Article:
Editorial: Marijuana can’t cure school funding
One way to win voter support for legalizing vices is to tell the public that the money raised will go to something wholesome — say, parks, trails or education.
So it is that many states designate part of their lottery proceeds to education, and Colorado earmarks lottery money for GOCO, the Great Outdoors Colorado Program and the Conservation Trust Fund for trails, land acquisition, local parks and open space. Lottery money also goes to Colorado Parks and Wildlife and, the lottery website says, “spill-off or any extra funds are provided to the Colorado’s Public School Capitol Construction Assistance Fund.”
The state constitutional amendment legalizing recreational use of marijuana mandated that some money go to school construction.
It’s smart politics, in selling something that has traditionally been illegal and considered by many to be immoral or otherwise harmful, to say we can accept the evil because it supports a greater good. It’s better than raising income, sales or property taxes, the argument goes, because the only people paying will be those adults who choose of their free will to partake of whatever sin is being legalized.
The public then hears that millions of dollars will go to schools, so many people believe that budget problems are solved.
In 2007, The New York Times determined that lotteries accounted for less than 1 percent to 5 percent of the total revenue for K-12 education in states that use lottery money for schools.
“In reality,” The Times reported, “most of the money raised by lotteries is used simply to sustain the games themselves, including marketing, prizes and vendor commissions.”
So voters feel deceived and angry when they hear that schools or some other public benefit they believed would be covered by this new revenue are still short of money.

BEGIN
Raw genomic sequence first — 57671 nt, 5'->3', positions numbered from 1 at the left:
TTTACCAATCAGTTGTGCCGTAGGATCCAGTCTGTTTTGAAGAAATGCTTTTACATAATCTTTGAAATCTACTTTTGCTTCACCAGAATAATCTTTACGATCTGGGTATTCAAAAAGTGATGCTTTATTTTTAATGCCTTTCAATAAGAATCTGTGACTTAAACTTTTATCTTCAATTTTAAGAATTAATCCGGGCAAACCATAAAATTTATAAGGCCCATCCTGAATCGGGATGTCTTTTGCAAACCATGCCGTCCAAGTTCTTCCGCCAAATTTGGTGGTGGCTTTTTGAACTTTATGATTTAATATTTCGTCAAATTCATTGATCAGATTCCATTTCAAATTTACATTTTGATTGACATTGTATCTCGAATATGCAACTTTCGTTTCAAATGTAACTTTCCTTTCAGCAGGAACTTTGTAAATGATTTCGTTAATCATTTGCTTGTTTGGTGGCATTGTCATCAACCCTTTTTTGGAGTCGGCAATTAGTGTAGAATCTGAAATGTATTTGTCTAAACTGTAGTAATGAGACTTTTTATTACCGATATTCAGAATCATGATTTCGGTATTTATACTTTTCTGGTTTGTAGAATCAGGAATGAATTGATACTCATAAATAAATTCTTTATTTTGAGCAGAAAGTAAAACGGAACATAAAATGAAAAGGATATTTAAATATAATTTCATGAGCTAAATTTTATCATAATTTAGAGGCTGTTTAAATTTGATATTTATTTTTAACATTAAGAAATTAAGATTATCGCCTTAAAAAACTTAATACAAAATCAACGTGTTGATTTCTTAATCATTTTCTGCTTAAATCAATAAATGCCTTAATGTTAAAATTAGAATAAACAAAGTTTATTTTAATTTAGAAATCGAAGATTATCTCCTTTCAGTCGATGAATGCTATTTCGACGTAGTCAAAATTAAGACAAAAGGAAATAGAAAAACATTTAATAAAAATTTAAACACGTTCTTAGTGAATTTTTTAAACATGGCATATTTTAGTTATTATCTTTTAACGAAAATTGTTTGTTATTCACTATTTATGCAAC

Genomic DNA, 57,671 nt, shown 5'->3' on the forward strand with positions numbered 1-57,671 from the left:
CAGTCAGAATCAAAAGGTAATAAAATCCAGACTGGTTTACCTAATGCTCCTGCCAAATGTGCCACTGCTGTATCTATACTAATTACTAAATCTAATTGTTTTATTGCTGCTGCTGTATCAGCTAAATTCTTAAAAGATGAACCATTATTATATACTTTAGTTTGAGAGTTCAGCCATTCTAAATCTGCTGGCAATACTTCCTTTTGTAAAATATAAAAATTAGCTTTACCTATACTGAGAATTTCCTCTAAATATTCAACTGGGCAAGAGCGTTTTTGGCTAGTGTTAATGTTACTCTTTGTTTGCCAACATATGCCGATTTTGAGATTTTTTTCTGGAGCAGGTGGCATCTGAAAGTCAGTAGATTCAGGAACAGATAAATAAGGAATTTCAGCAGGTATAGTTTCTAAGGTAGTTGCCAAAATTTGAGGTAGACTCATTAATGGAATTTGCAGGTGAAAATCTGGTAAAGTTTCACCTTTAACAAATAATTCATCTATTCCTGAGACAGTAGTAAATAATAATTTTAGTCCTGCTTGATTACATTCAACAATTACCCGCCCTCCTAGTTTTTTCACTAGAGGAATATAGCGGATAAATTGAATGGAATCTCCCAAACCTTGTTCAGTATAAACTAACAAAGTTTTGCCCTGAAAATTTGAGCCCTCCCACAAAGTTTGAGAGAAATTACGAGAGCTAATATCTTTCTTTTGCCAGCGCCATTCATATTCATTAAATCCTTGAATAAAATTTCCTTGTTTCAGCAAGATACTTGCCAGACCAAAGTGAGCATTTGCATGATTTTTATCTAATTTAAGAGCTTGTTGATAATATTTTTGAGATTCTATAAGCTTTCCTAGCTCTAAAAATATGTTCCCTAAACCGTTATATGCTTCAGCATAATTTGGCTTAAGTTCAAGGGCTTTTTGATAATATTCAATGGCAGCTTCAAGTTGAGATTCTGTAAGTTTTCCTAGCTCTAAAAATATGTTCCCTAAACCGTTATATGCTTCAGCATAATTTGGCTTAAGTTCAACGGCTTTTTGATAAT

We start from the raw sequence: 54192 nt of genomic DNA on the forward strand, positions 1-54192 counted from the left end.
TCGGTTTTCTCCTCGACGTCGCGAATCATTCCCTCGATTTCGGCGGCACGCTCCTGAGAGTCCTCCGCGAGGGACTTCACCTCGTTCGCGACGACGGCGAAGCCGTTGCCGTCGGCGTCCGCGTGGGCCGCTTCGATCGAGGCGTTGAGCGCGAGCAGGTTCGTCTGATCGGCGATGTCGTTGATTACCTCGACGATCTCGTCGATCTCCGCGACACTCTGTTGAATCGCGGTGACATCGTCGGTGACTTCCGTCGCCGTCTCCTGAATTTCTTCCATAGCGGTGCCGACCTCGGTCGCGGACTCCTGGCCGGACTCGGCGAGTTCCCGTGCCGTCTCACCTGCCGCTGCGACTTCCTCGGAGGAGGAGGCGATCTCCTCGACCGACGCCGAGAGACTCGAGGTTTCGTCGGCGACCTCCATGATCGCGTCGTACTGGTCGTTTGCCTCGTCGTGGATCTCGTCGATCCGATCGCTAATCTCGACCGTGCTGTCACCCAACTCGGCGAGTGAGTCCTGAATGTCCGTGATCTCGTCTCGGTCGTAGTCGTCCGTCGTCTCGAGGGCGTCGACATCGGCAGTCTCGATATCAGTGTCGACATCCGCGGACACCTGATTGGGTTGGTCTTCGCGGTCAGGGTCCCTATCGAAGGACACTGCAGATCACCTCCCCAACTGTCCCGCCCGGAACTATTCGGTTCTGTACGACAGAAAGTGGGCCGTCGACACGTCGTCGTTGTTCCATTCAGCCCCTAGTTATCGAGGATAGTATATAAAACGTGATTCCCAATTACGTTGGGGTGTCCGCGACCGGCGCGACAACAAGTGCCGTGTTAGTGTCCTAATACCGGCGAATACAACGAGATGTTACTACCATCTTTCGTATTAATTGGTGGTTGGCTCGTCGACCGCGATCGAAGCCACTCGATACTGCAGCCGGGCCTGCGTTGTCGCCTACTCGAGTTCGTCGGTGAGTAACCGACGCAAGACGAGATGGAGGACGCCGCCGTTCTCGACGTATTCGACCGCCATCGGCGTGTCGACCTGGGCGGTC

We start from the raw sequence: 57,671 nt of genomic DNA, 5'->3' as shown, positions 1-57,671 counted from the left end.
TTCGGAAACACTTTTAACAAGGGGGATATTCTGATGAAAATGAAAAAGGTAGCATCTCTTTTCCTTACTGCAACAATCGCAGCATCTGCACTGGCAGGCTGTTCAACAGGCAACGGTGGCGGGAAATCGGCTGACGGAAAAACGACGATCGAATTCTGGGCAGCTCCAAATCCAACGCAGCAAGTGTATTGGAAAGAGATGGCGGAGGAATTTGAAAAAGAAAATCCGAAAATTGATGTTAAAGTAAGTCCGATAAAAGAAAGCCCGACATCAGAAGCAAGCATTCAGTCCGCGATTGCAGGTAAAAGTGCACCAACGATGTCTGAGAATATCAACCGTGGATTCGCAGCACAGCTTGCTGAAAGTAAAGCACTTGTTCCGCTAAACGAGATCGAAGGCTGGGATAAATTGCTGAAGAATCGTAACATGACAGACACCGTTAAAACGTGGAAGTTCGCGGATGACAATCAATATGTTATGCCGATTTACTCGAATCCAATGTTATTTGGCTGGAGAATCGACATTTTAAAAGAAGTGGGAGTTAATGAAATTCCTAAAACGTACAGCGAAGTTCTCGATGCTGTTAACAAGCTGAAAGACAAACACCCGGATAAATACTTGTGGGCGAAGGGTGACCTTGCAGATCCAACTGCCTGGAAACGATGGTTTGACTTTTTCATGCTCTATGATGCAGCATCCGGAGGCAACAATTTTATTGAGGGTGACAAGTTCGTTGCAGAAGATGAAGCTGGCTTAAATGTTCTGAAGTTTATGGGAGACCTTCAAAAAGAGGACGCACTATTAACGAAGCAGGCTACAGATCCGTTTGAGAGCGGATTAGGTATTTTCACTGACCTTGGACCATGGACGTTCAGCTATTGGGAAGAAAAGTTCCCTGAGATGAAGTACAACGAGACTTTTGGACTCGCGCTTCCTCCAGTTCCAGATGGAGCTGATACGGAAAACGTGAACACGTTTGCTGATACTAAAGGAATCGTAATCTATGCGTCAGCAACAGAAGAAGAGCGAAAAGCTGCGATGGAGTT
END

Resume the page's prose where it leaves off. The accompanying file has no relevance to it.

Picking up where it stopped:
This is happening now in Colorado with marijuana money. The Post Independent gets letters, questions and Facebook comments complaining that the schools are still saying they need money despite voter approval of recreational marijuana.
“Where is the money we were promised?” one reader asked. “We want to see our schools receive checks that were promised to the districts. Our teachers should be given a raise. What about security for our schools? This topic should be first priority.”
It’s true that Amendment 64 required that the first $40 million raised each year through an excise tax on wholesale marijuana sales go to school construction.
Any excise tax revenue above $40 million goes to the public school fund, which supports general appropriations. However, those revenues haven’t yet topped $40 million a year. Rep. Bob Rankin, R-Carbondale who is a member of the Legislature’s Joint Budget Committee, told the PI in an email that excise tax money may top $40 million in fiscal 2016-17.
If it does, though, it won’t be by huge amounts.
Rankin noted that all marijuana sales tax revenue is subject to legislative appropriation and goes to cover marijuana regulation, education, treatment, law enforcement training, youth prevention and outreach, bullying prevention and more. While some marijuana sales tax money might go to schools in grants, again, it won’t be much.
The excise tax money earmarked for construction goes into the BEST pool — Building Excellent Schools Today. In a state with $13.9 billion in school construction needs across 178 public school districts and more than 1,800 school buildings, $50 million in BEST grants were available last year.
Those grants require local matching money, so when Glenwood Springs Elementary School got $9 million of BEST money for its renovation, only some of which comes from marijuana, Roaring Fork School District would have lost the grant had voters last fall not approved a much larger construction bond issue.
To underscore: Other than up to $40 million in construction money, which itself is barely a drop in the bucket of what’s needed, only a little loose change from marijuana taxes goes to education in Colorado.
It does nothing and was not designed to do anything for teacher pay, classroom materials or school security. It does nothing to touch the $900 million shortfall between K-12 funding and what state voters approved with Amendment 23 in 2000.
So voters might feel like they were sold a bill of goods by rhetoric used to advocate passage of Amendment 64. That’s true to the extent that they chose to believe it.
Schools cost lots of money. That’s not to say that government couldn’t and shouldn’t look for efficiencies. But we should not delude ourselves to believe that letting folks get high legally is going to be adequate to preserve and protect what is arguably our most important government program.
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